Holy warriors swarm at Afghan border ready to fight
Sunday October 28, 8:31 PM
LAGHARAY, Pakistan (Reuters) - Thousands of armed men prepared to cross into Afghanistan from Pakistan on Sunday to join the Taliban in a holy war against the United States and its allies.
The huge crowd of Pakistanis and exiled Afghans gathered in the small town of Lagharay in the tribal area of Bajaur, around six km (four miles) from the frontier, carrying a dizzying array of arms from 19th Century muskets to modern machineguns.
Young and old, fit and lame, they came from miles around to volunteer to fight against the U.S.-led campaign to unseat Afghanistan's ruling Taliban and hunt down Saudi-born militant Osama bin laden and his al Qaeda network.
Bearing home-made backpacks filled with clothes, blankets and food, the men collected in the dusty town square to hear religious speakers exhort them to do their duty for Islam.
"We must protect our brother Muslims," said one holy warrior. "This is the first of the Muslim armies."
Pakistani religious groups have been threatening to raise a volunteer force for Afghanistan since the U.S. bombing campaign started on October 7, but it has only been in the last two days that large groups of men have headed to the border to fight.
The Pakistan government's support for Washington's war on terrorism has divided opinion - no more so than in the frontier tribal areas, which have a degree of autonomy from Islamabad and often strong blood ties to clans across the border.
There was certainly no sign of any Pakistani police or army presence in Lagharay on Sunday and a local provincial official told Reuters the authorities had no plans to arrest firebrand Islamic party head Sufi Mohammad, who is leading the fighters.
Nor did the authorities plan to get in their way.
"We will not stop them from crossing into Afghanistan because people have been moving both ways through these informal border crossings for centuries," said the official.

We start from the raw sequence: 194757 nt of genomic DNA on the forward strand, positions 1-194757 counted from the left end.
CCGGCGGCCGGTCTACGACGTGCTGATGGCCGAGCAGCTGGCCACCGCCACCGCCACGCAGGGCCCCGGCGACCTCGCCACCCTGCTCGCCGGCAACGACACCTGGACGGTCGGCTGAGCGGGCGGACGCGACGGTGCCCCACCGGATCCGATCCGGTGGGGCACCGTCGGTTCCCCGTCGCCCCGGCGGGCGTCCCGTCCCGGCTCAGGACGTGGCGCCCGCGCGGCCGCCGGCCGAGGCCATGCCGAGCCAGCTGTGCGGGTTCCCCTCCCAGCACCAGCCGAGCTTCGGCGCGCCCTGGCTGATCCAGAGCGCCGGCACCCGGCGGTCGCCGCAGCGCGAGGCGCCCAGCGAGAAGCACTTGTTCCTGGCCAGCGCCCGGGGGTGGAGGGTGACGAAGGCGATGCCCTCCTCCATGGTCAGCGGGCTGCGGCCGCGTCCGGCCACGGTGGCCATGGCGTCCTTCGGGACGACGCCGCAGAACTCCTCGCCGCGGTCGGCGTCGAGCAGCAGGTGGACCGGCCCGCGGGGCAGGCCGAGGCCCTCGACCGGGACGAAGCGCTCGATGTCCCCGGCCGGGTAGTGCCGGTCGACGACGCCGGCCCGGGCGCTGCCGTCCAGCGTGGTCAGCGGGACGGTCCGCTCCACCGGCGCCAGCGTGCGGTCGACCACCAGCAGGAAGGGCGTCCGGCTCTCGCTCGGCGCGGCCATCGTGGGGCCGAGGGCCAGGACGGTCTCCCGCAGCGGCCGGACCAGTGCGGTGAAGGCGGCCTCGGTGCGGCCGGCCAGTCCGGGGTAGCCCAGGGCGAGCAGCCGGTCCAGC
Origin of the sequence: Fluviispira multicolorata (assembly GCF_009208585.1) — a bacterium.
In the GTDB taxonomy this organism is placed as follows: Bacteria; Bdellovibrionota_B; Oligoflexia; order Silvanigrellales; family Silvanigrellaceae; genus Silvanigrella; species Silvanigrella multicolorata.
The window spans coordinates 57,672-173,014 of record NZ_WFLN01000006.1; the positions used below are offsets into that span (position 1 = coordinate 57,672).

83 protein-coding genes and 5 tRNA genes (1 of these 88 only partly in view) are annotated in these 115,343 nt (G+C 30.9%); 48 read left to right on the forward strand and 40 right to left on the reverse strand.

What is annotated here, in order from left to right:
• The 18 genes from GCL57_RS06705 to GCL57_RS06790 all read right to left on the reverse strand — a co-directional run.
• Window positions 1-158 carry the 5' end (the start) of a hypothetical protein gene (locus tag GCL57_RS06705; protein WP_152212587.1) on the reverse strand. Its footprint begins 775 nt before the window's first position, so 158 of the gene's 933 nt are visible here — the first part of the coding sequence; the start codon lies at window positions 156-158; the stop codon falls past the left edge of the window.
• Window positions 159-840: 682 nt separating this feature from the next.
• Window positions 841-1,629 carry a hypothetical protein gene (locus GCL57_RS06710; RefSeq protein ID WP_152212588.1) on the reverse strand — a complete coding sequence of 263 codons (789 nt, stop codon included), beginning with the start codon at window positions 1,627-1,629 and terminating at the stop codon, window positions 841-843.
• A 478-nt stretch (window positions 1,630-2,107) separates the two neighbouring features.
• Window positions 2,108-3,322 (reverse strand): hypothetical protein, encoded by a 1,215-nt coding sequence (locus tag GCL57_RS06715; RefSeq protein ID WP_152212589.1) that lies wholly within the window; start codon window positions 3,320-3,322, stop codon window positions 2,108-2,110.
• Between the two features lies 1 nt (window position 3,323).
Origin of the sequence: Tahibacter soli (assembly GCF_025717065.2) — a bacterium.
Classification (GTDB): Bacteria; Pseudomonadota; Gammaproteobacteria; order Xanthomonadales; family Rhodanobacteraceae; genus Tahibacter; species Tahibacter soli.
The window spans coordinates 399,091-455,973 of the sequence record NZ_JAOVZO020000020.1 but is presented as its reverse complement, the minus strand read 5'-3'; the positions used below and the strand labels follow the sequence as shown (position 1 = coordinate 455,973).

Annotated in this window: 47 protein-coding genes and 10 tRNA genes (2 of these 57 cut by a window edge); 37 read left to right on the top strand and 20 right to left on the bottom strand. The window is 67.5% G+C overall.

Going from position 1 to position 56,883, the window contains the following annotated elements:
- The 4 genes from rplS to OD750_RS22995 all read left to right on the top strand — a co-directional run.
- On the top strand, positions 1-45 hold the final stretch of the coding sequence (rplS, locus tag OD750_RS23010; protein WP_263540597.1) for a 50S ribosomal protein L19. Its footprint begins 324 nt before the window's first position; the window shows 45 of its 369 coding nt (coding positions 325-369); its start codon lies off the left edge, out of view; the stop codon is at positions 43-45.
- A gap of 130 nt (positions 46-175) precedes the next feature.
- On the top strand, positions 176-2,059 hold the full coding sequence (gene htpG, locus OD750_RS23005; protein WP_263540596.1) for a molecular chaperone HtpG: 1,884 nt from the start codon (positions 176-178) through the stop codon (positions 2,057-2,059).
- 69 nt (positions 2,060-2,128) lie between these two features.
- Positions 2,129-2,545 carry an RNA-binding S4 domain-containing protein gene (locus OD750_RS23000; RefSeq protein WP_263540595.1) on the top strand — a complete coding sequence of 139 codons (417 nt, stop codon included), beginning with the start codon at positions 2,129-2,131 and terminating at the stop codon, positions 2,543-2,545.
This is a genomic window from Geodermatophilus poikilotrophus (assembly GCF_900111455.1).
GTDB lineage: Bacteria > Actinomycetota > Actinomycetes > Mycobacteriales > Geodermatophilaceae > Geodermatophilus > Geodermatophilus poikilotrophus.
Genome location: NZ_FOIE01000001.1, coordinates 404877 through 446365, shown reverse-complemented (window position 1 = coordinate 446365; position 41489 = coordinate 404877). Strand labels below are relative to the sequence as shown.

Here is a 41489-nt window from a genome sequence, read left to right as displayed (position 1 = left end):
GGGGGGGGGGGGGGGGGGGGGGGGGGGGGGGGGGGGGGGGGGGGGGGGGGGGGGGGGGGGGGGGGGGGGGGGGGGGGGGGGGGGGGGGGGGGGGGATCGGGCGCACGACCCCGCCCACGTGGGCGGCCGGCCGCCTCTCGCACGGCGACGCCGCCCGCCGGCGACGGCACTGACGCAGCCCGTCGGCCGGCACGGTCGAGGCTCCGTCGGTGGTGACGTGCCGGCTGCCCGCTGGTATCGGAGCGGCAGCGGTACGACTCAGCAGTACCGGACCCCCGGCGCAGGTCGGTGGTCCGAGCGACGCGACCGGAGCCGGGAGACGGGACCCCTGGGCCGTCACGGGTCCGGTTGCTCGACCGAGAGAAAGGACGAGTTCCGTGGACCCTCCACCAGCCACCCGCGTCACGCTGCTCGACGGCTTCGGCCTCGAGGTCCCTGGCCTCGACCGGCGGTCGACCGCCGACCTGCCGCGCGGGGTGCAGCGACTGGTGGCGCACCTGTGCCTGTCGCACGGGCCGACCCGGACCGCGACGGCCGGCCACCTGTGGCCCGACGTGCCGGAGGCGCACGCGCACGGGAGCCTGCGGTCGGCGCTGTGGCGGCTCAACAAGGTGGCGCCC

He said the armed group -- 10,000 to 12,000-strong according to its organisers and 3,500 in total according to authorities -- had sent a delegation into Afghanistan to meet the Taliban.
Sufi Mohammad himself had been taken to the Karakorum Highway leading into China, part of the fabled Silk Road, to persuade some of his supporters who have been blocking it for a number of days to give up their action.
Presumably, after clearing up the Silk Road blockade, he would be free to head on into Afghanistan.
GOD AND CUTLASSES
Back in Lagharay, cries of "Allah akbar" (God is great) and "Al jihad" (holy war) echoed through the square as a convoy of trucks and pick-ups prepared to ferry them across the border.
The gathering started just after dawn as a few men, armed with AK-47s in varying degrees of repair, trudged into town.
A trickle soon turned into a torrent, and by mid-morning there were at least 3,000 people.
One wizened old man, his belongings slung in a plastic bag over his shoulder, was armed only with a rusty cutlass. Others had muskets dating back to the 19th Century, duelling pistols and even an elephant gun.
But other, more fit-looking men bore a fearsome array of modern weapons including machineguns and grenade launchers.
It was clearly not a spontaneous gathering. Organisers drifted between groups checking equipment, shoes and supplies.
Huge piles of blankets and donated food were being loaded onto trucks. Thousands of flat loaves of unleavened bread were stacked up before being packed into plastic bags.
Vendors selling boots and socks made a quick profit selling to those who had arrived clad only in sandals.
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